I realise that as a fighter for the RAF the service career was abysmal and seems to have mostly consisted of trials and evaluation use (which I thought that the F.4 was used for-but could be wrong), but not withstanding I think as an example of a type from an era when problems with swept-wing aerodynamics and high speeds were still a struggle for the aircraft companies to solve with and the services to live with routinely. Just from that point of view the aircraft is worth struggling to preserve - I think.

    I'm afraid that's the most robust case I can make for it
    Anyway it was Supermairnes' last pure fighter for the RAF from a long and illustrious list, such as the Spitfire and the, um...

  11. #71
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    Quote Originally Posted by Thunderbird167 View Post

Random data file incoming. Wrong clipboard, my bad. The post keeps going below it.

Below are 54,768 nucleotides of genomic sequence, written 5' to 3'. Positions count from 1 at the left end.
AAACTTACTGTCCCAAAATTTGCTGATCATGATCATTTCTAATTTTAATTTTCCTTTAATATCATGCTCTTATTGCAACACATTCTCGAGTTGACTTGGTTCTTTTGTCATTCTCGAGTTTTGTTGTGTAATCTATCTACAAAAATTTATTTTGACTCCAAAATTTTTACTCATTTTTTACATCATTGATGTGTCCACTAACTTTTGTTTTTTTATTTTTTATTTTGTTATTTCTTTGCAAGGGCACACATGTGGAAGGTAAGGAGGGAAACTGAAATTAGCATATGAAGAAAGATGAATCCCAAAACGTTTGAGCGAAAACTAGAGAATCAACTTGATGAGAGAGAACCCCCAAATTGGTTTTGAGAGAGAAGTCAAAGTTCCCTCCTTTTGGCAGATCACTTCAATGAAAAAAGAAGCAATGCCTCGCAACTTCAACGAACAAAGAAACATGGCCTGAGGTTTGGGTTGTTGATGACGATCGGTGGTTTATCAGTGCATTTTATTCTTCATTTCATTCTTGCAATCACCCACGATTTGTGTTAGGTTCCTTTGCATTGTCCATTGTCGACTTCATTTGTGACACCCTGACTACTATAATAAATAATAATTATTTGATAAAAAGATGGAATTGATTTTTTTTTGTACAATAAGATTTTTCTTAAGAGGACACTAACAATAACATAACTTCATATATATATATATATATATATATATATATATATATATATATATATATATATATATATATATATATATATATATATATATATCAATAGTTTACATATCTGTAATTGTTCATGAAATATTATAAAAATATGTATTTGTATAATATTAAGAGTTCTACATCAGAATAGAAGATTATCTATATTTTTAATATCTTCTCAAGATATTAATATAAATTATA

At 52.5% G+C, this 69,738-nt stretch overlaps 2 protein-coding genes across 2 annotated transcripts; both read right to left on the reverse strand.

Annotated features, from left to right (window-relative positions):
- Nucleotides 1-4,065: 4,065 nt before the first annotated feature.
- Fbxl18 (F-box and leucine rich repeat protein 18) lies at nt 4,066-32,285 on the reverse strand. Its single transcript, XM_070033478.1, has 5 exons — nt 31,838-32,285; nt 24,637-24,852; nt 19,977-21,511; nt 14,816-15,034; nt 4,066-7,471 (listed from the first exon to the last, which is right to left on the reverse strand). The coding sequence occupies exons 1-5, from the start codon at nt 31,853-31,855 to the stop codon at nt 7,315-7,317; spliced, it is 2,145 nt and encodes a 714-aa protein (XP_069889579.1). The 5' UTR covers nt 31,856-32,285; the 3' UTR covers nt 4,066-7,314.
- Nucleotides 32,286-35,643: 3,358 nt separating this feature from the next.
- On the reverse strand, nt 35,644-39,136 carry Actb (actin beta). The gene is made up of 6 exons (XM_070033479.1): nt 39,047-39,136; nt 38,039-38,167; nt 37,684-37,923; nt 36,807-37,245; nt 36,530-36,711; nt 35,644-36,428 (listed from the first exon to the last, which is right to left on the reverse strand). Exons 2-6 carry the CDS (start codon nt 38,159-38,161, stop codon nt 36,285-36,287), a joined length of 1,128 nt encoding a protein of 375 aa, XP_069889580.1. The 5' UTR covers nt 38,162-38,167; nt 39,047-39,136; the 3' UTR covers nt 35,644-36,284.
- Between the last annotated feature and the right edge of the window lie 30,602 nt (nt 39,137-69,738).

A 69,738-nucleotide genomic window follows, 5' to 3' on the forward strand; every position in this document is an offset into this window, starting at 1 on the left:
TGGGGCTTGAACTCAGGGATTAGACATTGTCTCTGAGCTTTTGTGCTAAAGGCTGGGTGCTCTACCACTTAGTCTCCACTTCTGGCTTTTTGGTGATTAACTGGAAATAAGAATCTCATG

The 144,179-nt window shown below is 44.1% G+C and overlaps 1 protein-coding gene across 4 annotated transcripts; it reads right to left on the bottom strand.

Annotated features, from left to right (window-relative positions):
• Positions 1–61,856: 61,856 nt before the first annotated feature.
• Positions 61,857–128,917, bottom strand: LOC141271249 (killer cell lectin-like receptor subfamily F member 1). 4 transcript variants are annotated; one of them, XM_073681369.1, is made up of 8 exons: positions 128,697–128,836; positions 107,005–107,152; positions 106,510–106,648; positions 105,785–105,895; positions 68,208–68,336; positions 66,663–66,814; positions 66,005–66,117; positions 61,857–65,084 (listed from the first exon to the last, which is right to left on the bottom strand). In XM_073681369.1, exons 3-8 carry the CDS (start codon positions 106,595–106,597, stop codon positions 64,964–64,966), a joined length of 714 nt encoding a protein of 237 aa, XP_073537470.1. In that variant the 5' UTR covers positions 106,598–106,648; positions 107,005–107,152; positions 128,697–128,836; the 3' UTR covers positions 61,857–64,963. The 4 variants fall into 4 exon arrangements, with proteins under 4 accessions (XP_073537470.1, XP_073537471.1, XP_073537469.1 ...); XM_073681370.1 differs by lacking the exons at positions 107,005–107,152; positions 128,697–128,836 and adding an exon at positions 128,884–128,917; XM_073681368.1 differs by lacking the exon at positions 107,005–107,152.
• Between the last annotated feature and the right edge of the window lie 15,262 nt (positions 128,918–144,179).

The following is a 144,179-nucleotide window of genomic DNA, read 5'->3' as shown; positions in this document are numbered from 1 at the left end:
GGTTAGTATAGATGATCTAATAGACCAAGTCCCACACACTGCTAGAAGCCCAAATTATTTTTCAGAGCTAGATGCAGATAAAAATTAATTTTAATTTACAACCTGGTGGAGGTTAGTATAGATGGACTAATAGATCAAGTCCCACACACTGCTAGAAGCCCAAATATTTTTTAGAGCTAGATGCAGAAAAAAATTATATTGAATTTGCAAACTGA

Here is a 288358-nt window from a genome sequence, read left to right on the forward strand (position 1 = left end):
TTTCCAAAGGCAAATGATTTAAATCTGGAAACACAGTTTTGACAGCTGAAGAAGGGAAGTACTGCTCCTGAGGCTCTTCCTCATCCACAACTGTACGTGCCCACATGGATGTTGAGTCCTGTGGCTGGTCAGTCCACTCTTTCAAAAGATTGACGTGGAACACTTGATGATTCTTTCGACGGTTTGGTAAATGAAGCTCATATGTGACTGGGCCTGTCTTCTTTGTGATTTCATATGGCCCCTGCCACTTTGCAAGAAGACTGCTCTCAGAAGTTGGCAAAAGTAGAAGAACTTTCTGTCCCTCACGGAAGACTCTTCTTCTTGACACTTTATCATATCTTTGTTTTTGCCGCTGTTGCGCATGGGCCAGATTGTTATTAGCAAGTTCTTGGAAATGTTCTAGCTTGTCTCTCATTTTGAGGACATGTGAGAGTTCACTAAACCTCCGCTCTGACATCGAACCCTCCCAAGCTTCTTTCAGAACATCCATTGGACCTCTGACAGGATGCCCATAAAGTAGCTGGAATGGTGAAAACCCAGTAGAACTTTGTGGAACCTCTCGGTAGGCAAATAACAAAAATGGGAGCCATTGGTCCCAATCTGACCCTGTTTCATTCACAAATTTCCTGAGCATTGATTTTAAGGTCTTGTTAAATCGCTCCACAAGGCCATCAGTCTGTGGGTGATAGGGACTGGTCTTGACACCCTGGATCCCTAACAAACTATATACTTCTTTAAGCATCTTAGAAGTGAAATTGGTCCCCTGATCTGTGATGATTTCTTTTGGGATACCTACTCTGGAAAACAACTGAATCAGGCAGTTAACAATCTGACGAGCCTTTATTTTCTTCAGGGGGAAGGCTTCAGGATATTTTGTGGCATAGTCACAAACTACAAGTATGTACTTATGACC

Unfortunately its value is clouded by the disposal of the previous family owned Spitfire. Which was sold on for a considerable profit.
    I think the above hits the nail on the head but there was a time in the 60's and possibly early 70's when there was little or no interest in rebuilding Spitfires to fly and at that time they weren't worth massive money.
    Once the RAF decided to dispose of all their gate guards there was a cache of Spitfires to restore and it became viable to remanufacture a lot of parts neeeded to make them airworthy. At the same time it also seemed that almost as many potential owners appeared with the means to restore and operate a Spitfire as there were potentially airworthy rebuild projects so values climbed quickly hence the ability to move the family's Spitfire on for a quick but substantial profit. It doesn't make what happened right but it does emphasise that the profit came from being in the right place at the right time with the right airframe to sell.